Jim Rohn once said, Either you run the day, or the day runs you. Besides, the above-mentioned examples, it is equally important to consider another possibility. What is the key to this problem? Another way of viewing the argument about Smite is that。
in the open, there were lilies, peoniesrosepink and creamy whitebig drummond phloxes, and roses _ad infinitum_two heaped cartloads in allcarried over by the third son, and before the earliest frost, so well bestowed by his able hands, as to have rooted themselves in the mellow soil of the new garden.not one of these succumbed to the perils of transplantationnot even the fiveyearold peach tree, whose certain dissolution all had prophesied, but which bravely withstood the risk of removal, and now, each spring, puts on its crown of pink splendor, which duly turns to juicy fruit beneath the sun that shines upon the grave of him whose hand, long years ago, planted its tiny stone.later on, we put in the tulip and hyacinth bulbs, and, when at last the entire garden, beneath its warm coverlet of dressing and leaves, composed itself for a long winter naplike the poets goosewomanwe blessed ourselves, and cursed ourselves, and rested from our labors.chapter iii _the ladys conservatory_ meantime, the dear lady (who had anticipated our coming to the mansion house, by a sudden resolve to commit her burden of housekeeping to younger and abler handsand retain of her old establishment but a single personal attendantas faithful friend, companion, and amanuensis) wheeled into the very thick of actionhad watched with anxious eyes this removal of ancient landmarksthis general upheaval of things.an almost helpless invalidwheeled daily through eight patient summers into her beloved gardenshe had sat with her beautiful silver hair arranged in careful curls, a big white sunbonnet shading her kind old face, to receive her friends (both gentle and simple) with a cordial hospitality, and an oldtime courtesy in fine keeping with herself and her surroundings.innately conservative, the lady was scarce in touch with innovation of any sort.a passionate lover of flowers, but scantily endowed with horticultural talent, and without a spark of creative genius, she smiled with dubious complacency on this awful devastationcomforting herself with the sweet anticipation of spring tulips and summer roses, in her very own garden! dear ladyher absolute trust in my gardening ability was indeed touching! one must live up to the blue china of ones reputation; so i did my very best; and when all was done, and the outdoor darlings nestled safely beneath their winter coverlet, came the pleasure of looking after the houseplants(by this time wellrecovered from the vicissitudes of repotting and removal) and the bestowal of each in its winter quarters; and this leads me to a description of the conservatory.in a warm southwestern angle of the mansion house there nestled a narrow piazzalike structureopening, by long french windows, from both drawing and sitting room, and leading by a short flight of steps into the old garden.this erectionhaving been enclosed by sashwork of glassand furnished with rugs, a big easy chair, a round table, and a penitential haircloth sofa, and supplied with rocking chairs, was, when the temperature permitted, the favorite lounging place of family and guest.though warmed only by the sun, it had always been known as the conservatory (probably because herein every autumn, the ladys geraniums and fuchsias, taken in from the early frost, stood on the corner table, recovering from the fall potting on their way to winter quarters on the broad ledge of a sunny south window of her own bed chamber).through the winter this unwarmed place was neither available for plant or man.long before the possibility of ever moving to the mansion house had entered my head, i had looked upon this conservatory with loving eyes, and, in fancy, pictured it, warmed and filled all winter long with lovely flowering plants.a conservatory had been the dream of my life! and when _this_ fell to my lot, and, abolishing the stuffy cylinder stoves that had, heretofore, warmed the mansion house, we put in a big furnace, i had directed the leading of a roomy pipe to this glassenclosed quarter, and the outdoor work well over, i pleased myself with arranging this new winter home for my darlings.the light sasheswarped by timehad become ramshackly.i wedged them securely, and stuffing gaps with cotton batting carefully listed the outer door against the west wind mudjekeewis, and when all was done delightedly watched the vigorous growth of my wellhoused darlings.alas! short and sweet was my day of content.one fatal january night the mercury dropped suddenly to zero, and (as luck would have it) the furnace fire followed suit, and, in the morning, i awoke to find my precious plants stark and stiff against the panes.we promptly showered them with icecold water (a hair of the dog that bit you advises the old proverb).in vain! the blighted foliage stood black and shriveled in the morning sunshine! all the kings horses and all the kings men couldnt bring humpty dumpty up again! all that could be done was to clip away the frostbitten members, mellow the soil, and await a fresh supply of sap from the uninjured roots.as a matter of course the slowly recuperating plants could no longer be left to the random winter gambols of tricky mudjekeewis, but must be relegated to the oldtime safety of windowseat and flowerstand.thus ended my daydream of a conservatory! under this dispensation i consoled myself by nursing the invalids back to health and comparative prosperity, and, in late february, they amply repaid my care by abundant leafage and wealth of bloom.meantime, the freesias, and narcissi, the hyacinths and tritelias, came one after another from the dark cellar, to sit in the sun, and cheer our wintry days with odor and bloom, and give delight to the dear invalid lady.and here let me say that of all winter gardening i have found the house cultivation of bulbs most interesting and repaying.first there is the eager looking over the autumn catalogues and the wellconsidered selection of your bulbs.if your purse is long enough to warrant it, you may put on your list the costly _named_ varieties of your favorite colors among the hyacinths; if otherwise, you may still have the satisfaction of making a dollar or two go a long way; since after putting on your list a few choice bulbs, you get, at the department store, oceans of fivecent hyacinth bulbs, and, taking your chance as to color, have the added pleasure of the surprises thus secured.as the other desirable bulbs are comparatively inexpensive, you can finish your list from the catalogue, and thus have as many as you desire.the oxalis has, presumably, been saved over from last winters stock, and so, too, have the best of the freesias.these are, no doubt, wellstarted about the first of september.early in october some of the newly bought freesias and some of all the other bulbs may be planted.the remainder may be potted in instalments, two or three weeks apart, the _last_ as late as december.you may use for hyacinths, at a pinch, quite small potssay fourinch ones; but success is more certain in the five or sixinch sizes.the smaller bulbs may be planted in clumps in such sized pots as you like, about two inches apart.you may use prepared soil furnished very reasonably by the florist, or, if preferred, prepare it yourself after this formula: onehalf mellow garden loam, onequarter wellrotted cow manure, and for the remainder use leafmold, wellpulverized peat, and a good trowelfull of fine beach sand.bulbs, though needing rich food, should never come directly in contact with their manure supply.in potting the larger bulbs leave about quarter of an inch above ground, but entirely bury the smaller ones.the big bulbs should be pressed firmly down, as they have a way of working up from the covering soil.water well, and set in a cool, dark cellar.the oxalis and freesia sprout more quickly, and must not be left to send long pale shoots up in the dark, but the hyacinths and narcissi, though promised in six weeks, are often two months, and even longer, getting ready to come into the light.this should be done with caution, as they must first be greened in a shaded window, and not until later exposed to the direct beams of the sun.they may be given water in moderate supplies, and i have sometimes found a weekly allowance of bowkers flower food desirable.my own selection of house bulbs usually comprises oxalis, freesia, the narcissi, hyacinth, and tritelia; many other desirable ones are to be had, but with a good supply of the abovenamed varieties, including a generous number of such inexpensive bulbs as the paperwhite narcissus, and the yellow daffies, one may count on a sweet succession of bloom from christmas to maytime.in this connection i add a reprint of a paper long ago published in the american garden.it was originally prepared by me for the cambridge plant club, whose members were so kind as to assure me that they found it helpful and entertaining.it was copied from the garden by the _cambridge tribune_, but may, nevertheless, be new to the present reader: chapter iv _the house garden.the selection, arrangement, and culture of house plants_ apart from that æsthetic satisfaction which house plants afford, the principle of growth, which they exemplify, has its own strong and almost universal attraction.thus it is that we behold in dustblurred windows of squalid tenements rows of dented tomato cans, desolately holding their stunted geraniums, fuchsias, and other feeble bits of greenery.such halfpathetic attempts at floriculture are, indeed, touches of nature that make us kin to the forlorn inmates of these shabby, illconditioned dwellings who, amid poverty and its possible degradation, have still courage for, at least, _one fine endeavor_.the sole purpose of this paper is to impart some simple knowledge gained through a long and earnestlyloving experience in the beautiful art of plantculture.our first step is the choice of our plants; and we shall do wisely to select such as will best accommodate themselves to the somewhat adverse conditions of furnaceheated and gaslighted rooms such as most of us occupy.first and foremost in our collection should stand sweetscented plants; not only because these impart to our rooms a delicious air of summer, and etherealize the atmosphere of our homes, but also because of their sanitary value, medical authority having distinctly declared that the perfume of growing flowers, exhaling on the indoor air, tends to neutralize fever and other diseasegerms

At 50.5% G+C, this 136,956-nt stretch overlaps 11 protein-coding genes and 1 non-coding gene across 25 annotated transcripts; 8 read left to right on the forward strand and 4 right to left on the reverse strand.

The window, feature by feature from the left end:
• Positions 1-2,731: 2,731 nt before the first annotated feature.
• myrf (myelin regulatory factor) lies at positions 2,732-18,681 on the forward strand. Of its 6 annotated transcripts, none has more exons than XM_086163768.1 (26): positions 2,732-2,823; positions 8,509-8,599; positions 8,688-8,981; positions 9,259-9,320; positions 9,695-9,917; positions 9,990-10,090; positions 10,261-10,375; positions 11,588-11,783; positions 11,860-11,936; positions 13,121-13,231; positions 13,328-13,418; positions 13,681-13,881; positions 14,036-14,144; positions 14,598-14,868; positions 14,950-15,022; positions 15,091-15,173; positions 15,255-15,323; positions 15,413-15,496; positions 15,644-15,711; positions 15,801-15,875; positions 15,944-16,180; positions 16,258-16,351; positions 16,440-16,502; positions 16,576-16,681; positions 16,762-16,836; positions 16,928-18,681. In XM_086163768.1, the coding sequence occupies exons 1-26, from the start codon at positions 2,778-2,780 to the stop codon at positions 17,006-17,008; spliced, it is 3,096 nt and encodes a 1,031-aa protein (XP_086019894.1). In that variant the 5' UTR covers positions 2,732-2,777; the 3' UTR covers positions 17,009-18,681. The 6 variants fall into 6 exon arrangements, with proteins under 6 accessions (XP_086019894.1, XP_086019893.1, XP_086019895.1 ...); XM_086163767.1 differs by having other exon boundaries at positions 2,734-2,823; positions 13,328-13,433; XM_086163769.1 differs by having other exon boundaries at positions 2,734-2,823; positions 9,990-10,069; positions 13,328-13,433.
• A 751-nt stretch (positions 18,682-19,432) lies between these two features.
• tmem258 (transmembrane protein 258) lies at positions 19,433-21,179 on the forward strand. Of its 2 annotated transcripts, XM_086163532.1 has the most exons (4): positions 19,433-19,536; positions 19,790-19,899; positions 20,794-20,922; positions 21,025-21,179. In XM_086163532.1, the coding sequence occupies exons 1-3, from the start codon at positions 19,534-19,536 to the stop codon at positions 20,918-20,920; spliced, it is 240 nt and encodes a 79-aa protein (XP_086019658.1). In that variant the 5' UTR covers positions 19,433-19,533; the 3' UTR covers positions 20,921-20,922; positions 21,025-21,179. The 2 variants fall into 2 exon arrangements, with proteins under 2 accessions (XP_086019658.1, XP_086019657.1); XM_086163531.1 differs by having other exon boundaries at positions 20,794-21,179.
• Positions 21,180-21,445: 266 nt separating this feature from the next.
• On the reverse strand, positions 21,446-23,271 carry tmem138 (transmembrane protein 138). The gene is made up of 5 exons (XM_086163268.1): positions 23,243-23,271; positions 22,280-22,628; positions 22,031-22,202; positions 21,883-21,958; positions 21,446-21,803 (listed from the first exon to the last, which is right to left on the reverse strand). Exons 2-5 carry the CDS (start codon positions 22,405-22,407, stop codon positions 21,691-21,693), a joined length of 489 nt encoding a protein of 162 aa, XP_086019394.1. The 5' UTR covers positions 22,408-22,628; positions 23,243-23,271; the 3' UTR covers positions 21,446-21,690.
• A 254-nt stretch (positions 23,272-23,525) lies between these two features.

publish 2022-06-25,browse 19